“They were running along that pipeline, but when the buck came to a road, it turned and came right toward me. Well, when it leaped over a brush top beside me, I had a scope full of deer, and I shot,” John recalled.
The deer immediately hit the ground 25 yards from John, but clambered to its feet and ran off. The devastated hunter thought he had missed, even though he knew his rifle — a Model 100 .308 Winchester that his father had given him — never spit bullets anywhere except where it was pointed.
“As soon as I walked into the woods where the deer had gone, I found sign that told me I had indeed hit it. I then looked up saw it 75 yards away, trying to get up. I shot three more times at that deer, and I didn’t touch it,” John laughed.
It didn’t matter, though, because the first shot was dead-on, and the buck died before regaining its feet a second time.
“Well, I couldn’t believe what I had killed, to be honest,” he said. “Then here comes Mr. Olin Forbis on horseback. When he rode up to the deer, he said, ‘John, you just killed the buck of all bucks. Now, you ride this horse to camp ’cause I’m going to ride in the Jeep with this deer. And he did, too!
“We got back to the camp, and everybody was excited about how big a deer it was. It was a huge deal back then to even kill a deer. Union Parish didn’t have them like we do now, so it was really something when a person shot one,” John said.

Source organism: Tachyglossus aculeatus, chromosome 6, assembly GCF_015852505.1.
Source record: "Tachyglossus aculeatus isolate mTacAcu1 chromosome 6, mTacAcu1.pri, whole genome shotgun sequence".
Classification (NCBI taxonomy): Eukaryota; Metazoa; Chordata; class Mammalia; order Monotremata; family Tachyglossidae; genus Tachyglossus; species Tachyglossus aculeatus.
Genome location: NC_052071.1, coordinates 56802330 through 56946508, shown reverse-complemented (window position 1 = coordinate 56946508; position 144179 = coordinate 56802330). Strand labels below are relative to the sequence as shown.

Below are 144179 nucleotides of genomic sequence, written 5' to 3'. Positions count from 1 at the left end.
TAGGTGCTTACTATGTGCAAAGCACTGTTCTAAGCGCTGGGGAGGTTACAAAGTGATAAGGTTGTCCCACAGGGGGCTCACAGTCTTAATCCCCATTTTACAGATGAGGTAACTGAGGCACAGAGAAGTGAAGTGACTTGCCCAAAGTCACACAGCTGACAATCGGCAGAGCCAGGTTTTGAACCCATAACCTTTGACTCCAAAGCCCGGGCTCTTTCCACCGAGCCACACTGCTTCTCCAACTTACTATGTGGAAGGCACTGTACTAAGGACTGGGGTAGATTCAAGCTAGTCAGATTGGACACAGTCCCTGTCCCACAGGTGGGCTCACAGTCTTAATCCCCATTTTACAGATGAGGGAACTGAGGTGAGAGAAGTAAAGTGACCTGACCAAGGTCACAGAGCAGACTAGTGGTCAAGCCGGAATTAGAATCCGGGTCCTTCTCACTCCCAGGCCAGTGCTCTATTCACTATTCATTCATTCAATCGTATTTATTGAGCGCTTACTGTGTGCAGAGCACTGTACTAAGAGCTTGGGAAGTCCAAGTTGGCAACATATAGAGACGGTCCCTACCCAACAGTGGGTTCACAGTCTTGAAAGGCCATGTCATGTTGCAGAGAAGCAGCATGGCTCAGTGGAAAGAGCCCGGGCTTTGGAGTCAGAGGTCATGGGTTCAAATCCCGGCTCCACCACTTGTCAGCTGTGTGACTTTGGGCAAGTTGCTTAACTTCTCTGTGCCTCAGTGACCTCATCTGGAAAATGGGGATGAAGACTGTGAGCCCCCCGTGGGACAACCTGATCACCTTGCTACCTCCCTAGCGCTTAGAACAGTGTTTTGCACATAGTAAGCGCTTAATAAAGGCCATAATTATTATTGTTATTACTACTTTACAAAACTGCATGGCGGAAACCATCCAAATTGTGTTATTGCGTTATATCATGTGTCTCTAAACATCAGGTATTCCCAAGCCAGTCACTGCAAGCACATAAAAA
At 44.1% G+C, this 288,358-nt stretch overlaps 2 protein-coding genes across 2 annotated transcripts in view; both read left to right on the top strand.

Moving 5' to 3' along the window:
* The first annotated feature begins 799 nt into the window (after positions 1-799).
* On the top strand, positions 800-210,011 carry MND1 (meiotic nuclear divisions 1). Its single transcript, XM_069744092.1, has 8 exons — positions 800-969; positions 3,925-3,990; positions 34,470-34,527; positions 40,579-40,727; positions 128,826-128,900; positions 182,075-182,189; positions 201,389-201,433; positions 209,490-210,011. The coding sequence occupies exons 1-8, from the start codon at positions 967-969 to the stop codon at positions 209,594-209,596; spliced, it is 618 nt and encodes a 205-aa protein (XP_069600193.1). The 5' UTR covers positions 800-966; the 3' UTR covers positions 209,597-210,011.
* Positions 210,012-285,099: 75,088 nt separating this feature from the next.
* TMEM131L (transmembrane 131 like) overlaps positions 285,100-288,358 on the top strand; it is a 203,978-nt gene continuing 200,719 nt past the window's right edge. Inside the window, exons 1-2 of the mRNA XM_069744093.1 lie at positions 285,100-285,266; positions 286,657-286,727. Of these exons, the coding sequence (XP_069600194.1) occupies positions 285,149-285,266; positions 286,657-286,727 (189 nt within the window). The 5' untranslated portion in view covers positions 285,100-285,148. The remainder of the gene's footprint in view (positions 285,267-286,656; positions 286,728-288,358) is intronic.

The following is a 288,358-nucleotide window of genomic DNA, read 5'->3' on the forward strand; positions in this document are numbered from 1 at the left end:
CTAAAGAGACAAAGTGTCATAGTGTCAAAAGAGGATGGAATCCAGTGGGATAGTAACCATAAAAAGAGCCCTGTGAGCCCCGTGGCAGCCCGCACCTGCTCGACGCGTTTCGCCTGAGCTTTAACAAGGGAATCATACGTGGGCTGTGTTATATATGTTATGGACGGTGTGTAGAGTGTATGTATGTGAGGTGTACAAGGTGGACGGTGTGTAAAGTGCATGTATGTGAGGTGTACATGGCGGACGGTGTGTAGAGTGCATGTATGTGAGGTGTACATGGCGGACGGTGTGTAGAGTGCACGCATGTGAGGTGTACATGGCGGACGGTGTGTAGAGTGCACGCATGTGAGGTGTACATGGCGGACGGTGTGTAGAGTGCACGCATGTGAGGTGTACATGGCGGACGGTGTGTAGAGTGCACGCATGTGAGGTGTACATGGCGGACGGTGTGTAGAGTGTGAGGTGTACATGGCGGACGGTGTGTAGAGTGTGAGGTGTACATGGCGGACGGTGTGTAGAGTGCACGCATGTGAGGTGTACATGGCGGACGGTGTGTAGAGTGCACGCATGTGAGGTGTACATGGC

“D.R. Mullins, Russell Adams, Junior Decelle, Marvin Moon … those are just a few of the people I remember being there, and that meant a lot, because we kids looked up to those men. They were the deer hunters of the day,” John said. “Whatever they told you to hunt with, you did. You had to have an automatic rifle … you had to have a pivot-mount scope … and you had to hunt with dogs. That was the way you hunted.
“Oh, and you hunted where you wanted to,” he added. “There were no leases.”
After showing the buck off that day, John took the deer to the local locker plant for processing.
“Mr. James Cobb skinned my deer. When I went to pick it up, he told me that three loads of squirrel shot fell out of that deer’s hide when he pulled it off him. There’s no telling how many people shot at this deer,” John said.
When the Preaus family later gathered at the dinner table to a meal of the venison young John had supplied, smiling faces turned grim. The meat was as tough as boot leather.
“The one thing I remember most of all was when we sat down to eat some of the meat from that deer. Daddy stood up and said, ‘Looks like I’m going to have to get a chainsaw to cut this!’” he laughed.
“You know, I hung the mount in my home for a while, and then I brought it up to the dealership (Preaus Motors). Now it hangs at our camp on Lake D’arbonne.
“Man, times have changed. We used to be crazy about the possibility of killing a deer,” he remembered. “I grew up with Rex Cobb, Joe Pickle, Dickie Cole, Mickey Ludwig and Billy Anderson, and, man, we all loved to hunt.
“I used to take my Browning Sweet 16 shotgun up to Farmerville High School, leave it in the principal’s office, and then I’d take the shotgun, two boxes of shells and a hunting jacket and put it on Pete Albritton’s bus. We would ride the bus up to Rex Cobb’s house and go squirrel hunting.
“Try carrying a shotgun to school with you these days and see what happens,” he sighed.